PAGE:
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Chapter 3: Conscience: Knowledge of Moral Truth


The word “conscience” is sometimes used to refer to feelings and judgments which have no direct relationship with moral truth—to manifestations of the superego, which, arising from early training, give a sense of requirement and guilt at the emotional level, and to awareness of social conventions imposed by a group with which one identifies. In a full and strict sense, though, conscience is awareness of moral truth.

The Church is interested in conscience only in this latter sense. As Vatican II uses it, “conscience” refers at once to awareness of moral principles, to the process of reasoning from principles to conclusions, and to the conclusions—moral judgments on choices already made or under consideration. St. Thomas’ classic account concentrates on conscience in this last aspect, as an intellectual act of judgment. When conscience is regarded in this way, as one’s best judgment of what is right and wrong to choose, it is true by definition that one ought to follow one’s conscience; but this truism provides no specific moral guidance by itself.

Judgments of conscience can be mistaken. Although one ought to follow conscience even when it is mistaken—since it is one’s last and best judgment as to the choice one ought to make—one is not necessarily guiltless in doing so. If the error is one’s own fault, one is responsible for the wrong one does in following erroneous conscience. Thus, one’s first responsibility is to form conscience rightly so that one’s moral judgments will be true. Rationalization and self-deception can, however, produce a conscience which is voluntarily fixed in error. This is what Vatican II means in speaking of a conscience “practically sightless as a result of a practice of sinning” (GS 16).

Conscience functions best in Christians who are good, mature, and integrated. They have the virtue of prudence or practical wisdom; as a result of their established commitments, they find it easy to make moral judgments. Evidently, then, when one is in doubt, one’s prudence is not adequate to the occasion, and it is wrong to fall back on a subjective impression, calling it an “insight of prudence” or something of the sort.

The formation of conscience requires learning and thinking about three areas: the principles of natural law, practical possibilities, and the application of the principles to the facts of each situation of choice. A great deal of conscience formation, especially in children, consists simply in getting people to think about their behavior from a moral point of view and to question the reasonableness of the demands of superego and social convention.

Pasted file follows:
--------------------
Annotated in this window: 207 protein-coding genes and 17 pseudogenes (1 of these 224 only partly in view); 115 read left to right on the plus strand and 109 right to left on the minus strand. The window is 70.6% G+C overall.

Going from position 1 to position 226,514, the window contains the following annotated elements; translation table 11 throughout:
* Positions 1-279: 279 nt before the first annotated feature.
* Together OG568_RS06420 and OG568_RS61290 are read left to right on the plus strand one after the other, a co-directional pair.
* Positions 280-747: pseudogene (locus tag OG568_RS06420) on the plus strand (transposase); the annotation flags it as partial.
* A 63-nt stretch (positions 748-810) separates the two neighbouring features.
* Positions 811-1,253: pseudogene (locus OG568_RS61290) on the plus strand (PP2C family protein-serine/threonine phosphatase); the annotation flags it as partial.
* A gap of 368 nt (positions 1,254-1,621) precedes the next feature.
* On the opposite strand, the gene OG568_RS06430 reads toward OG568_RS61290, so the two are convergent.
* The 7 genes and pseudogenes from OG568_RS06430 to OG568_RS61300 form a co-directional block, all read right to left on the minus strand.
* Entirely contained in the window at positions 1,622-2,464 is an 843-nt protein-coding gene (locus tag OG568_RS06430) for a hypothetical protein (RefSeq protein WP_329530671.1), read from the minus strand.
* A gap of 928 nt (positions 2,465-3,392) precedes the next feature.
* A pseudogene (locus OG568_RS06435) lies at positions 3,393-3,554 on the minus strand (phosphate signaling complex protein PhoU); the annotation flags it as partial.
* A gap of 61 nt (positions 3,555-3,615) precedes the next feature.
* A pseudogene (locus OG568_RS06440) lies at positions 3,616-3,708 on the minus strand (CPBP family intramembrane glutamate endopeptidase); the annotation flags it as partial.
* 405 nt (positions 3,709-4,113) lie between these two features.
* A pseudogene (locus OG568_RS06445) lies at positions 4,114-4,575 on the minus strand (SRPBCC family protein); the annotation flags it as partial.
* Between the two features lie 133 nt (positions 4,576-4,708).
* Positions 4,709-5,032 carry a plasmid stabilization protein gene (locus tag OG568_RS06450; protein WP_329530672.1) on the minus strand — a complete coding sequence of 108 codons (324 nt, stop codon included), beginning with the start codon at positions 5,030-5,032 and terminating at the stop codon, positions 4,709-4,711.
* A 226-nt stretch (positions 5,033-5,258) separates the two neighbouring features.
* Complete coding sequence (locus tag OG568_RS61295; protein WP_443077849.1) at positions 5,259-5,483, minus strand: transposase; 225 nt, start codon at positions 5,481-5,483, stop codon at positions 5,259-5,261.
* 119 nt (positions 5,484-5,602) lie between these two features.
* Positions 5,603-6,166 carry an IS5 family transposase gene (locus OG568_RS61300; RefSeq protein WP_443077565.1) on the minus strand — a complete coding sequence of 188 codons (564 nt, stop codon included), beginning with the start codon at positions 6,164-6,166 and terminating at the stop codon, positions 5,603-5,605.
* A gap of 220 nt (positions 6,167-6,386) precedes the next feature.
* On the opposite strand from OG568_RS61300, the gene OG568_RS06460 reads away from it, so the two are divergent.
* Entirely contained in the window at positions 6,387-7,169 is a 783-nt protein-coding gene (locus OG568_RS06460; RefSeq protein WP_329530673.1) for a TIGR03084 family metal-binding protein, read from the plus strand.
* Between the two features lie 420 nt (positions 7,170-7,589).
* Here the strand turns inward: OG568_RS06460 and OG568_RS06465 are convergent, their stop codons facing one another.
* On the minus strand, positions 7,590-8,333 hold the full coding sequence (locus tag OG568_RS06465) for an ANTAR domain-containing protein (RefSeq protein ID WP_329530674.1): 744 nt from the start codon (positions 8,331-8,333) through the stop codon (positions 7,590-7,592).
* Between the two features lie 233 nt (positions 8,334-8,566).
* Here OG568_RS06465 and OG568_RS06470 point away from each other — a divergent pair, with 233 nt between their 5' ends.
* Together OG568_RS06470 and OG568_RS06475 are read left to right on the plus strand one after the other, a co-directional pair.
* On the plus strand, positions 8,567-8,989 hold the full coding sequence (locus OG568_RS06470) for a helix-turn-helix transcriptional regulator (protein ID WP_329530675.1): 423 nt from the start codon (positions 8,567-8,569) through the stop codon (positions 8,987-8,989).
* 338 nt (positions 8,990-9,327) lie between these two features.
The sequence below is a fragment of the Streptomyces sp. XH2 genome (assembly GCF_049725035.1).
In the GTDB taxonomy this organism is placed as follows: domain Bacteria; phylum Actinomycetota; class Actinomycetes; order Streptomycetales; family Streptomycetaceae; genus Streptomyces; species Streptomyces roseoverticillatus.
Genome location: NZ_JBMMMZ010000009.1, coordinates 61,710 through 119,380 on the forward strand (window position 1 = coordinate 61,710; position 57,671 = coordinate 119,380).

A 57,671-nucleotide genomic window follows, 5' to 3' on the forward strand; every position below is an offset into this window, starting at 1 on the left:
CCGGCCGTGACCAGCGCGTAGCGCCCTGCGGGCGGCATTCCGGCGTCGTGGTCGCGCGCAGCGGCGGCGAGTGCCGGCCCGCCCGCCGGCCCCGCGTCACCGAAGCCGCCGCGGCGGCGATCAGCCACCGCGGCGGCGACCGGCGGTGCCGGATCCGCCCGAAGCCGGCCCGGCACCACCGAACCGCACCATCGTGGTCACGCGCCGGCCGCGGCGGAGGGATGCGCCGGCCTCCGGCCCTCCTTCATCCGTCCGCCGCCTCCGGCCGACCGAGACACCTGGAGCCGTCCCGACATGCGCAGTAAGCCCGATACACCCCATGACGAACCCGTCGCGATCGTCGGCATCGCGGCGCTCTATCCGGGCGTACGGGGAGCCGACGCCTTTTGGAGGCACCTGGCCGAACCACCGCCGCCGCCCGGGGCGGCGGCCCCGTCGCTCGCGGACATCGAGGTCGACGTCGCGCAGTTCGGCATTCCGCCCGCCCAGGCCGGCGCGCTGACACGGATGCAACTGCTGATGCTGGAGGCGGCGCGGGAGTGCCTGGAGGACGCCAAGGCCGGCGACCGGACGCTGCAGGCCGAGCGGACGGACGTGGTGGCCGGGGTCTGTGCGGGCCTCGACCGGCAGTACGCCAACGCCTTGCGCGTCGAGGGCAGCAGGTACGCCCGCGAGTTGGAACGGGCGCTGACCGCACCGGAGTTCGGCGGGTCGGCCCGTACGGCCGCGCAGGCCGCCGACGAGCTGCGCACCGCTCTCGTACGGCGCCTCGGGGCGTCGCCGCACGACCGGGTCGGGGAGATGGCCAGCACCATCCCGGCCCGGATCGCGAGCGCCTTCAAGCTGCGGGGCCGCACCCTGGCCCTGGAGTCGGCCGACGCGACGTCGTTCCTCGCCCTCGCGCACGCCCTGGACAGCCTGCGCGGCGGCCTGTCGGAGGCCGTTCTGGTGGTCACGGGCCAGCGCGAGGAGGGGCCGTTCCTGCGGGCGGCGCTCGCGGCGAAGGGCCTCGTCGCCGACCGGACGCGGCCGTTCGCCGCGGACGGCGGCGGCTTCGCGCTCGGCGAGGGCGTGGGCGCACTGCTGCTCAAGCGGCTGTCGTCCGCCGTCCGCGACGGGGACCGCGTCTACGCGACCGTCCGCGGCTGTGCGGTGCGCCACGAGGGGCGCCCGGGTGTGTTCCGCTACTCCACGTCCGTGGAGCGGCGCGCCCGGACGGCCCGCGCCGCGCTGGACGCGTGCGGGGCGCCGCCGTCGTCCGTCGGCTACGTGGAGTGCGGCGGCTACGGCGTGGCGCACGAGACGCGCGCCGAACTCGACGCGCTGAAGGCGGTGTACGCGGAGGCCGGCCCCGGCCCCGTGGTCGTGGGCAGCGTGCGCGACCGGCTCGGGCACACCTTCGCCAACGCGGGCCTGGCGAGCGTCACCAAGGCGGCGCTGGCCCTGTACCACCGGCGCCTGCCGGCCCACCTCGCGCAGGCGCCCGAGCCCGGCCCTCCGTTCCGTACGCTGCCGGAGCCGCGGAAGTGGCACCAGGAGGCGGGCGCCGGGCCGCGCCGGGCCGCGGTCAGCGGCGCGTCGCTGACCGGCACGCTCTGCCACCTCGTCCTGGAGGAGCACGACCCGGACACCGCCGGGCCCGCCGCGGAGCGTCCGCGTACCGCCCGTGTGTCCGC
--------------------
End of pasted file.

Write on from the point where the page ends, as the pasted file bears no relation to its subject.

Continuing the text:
Some people regard the Church’s moral teaching as an imposed set of social standards similar to civil law. This view is false. The act of faith is a free personal commitment by which one becomes a member of the Church. For one who makes this act, such membership is part of his or her existential self-identity. Thus, to accept what the Church teaches, including its moral teaching, is to be self-consistent. Moreover, the moral demands of the Church’s teaching are not alien to the requirements of morality which one can know naturally. Rather, they specify the moral implications of natural law, the law written in our hearts (cf. Rom 2.15). Thus the moral teaching of the Church forms conscience from within, not by external imposition.

All the same, conscience today is often confused with arbitrariness. This is expressed by such statements as, “My conscience tells me it’s all right to do this, so it is all right for me.” Such moral subjectivism rests on two confusions. First, the fact that conscience is one’s own grasp of moral truth is taken to mean that moral truth itself is whatever one makes it. Second, moral principles, which are the source of conscience’s authority, are mistaken for legal impositions, which it is the task of conscience to judge. By contrast, persons of mature conscience do not perceive objective moral norms as standing apart from personal conscience.